The reason why apology is demanded is this: So radical a change in governmental affairs involves the concurrence of other equally radical changes in social habits, commerce, finance, and elsewhere. I have shown already, I think, that Democracy would have ended in that, had it not been obstructed by the want of certain conditions which nothing but the solution of the problems of Socialism can afford. To discuss the changes which must occur in every department of life, in order to render this revolution in Government practicable, and to provide that those changes now exist in embryo, would be to embrace the whole field of human concerns. That is clearly impossible in the compass of a lecture. But it is equally impossible to adjust the radical changes which I foretell in Government to the notion of the permanency of all other institutions in their present forms. What, then, can be done in this dilemma? I am reduced to a method of treating the subject which demands apology, both for incompleteness and apparent dogmatism. I perceive no possible method open to me but that of segregating the subject of Government from its connection with other departments of life, and deducting from principles and rational grounds of conjecture the changes which it is destined to undergo; and when those changes involve the necessity of other and corresponding changes elsewhere, to assert, as it were, dogmatically, without stopping to adduce the proofs, that these latter changes are also existing in embryo, or actually progressing.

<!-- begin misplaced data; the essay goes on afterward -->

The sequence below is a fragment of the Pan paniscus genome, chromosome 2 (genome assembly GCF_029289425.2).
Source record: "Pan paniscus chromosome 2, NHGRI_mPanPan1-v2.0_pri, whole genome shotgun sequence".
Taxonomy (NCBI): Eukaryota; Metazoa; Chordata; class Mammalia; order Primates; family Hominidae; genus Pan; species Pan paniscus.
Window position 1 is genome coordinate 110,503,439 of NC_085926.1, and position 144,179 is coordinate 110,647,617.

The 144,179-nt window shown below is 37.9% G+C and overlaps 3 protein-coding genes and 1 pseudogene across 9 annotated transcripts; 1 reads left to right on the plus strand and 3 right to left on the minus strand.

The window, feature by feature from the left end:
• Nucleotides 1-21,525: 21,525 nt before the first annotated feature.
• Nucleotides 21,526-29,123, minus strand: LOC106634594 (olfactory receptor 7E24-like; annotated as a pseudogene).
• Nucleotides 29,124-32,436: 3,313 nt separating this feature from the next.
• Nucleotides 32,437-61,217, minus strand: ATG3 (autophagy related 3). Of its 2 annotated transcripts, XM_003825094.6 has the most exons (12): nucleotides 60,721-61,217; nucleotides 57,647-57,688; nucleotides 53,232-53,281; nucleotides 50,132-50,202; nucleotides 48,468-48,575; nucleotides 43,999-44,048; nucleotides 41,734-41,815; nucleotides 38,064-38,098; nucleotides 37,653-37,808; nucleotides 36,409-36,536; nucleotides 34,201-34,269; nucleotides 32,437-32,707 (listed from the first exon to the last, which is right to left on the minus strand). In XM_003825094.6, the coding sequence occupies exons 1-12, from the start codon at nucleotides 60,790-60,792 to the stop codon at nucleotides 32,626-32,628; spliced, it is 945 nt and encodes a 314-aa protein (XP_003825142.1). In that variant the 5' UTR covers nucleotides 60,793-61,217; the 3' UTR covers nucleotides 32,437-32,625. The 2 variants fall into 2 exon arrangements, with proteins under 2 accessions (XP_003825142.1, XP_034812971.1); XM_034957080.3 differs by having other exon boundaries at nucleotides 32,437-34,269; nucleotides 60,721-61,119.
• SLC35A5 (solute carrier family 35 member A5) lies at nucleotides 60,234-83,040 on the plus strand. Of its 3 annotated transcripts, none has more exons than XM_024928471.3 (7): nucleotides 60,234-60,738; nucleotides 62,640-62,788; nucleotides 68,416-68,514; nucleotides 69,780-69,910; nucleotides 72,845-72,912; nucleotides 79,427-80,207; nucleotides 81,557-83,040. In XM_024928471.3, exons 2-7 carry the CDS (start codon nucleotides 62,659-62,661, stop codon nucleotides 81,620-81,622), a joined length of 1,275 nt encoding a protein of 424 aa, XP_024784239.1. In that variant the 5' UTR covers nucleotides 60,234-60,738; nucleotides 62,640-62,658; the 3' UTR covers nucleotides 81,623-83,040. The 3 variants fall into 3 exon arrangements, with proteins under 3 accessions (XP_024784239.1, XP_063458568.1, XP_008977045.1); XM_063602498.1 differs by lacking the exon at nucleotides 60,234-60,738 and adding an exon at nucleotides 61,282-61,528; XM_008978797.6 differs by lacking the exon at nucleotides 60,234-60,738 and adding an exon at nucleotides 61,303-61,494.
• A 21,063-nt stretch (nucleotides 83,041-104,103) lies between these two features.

I return now to the necessities out of which Government grows. These are in the broadest generalization: 1. to restrain encroachments, and 2. to manage the combined interests of mankind.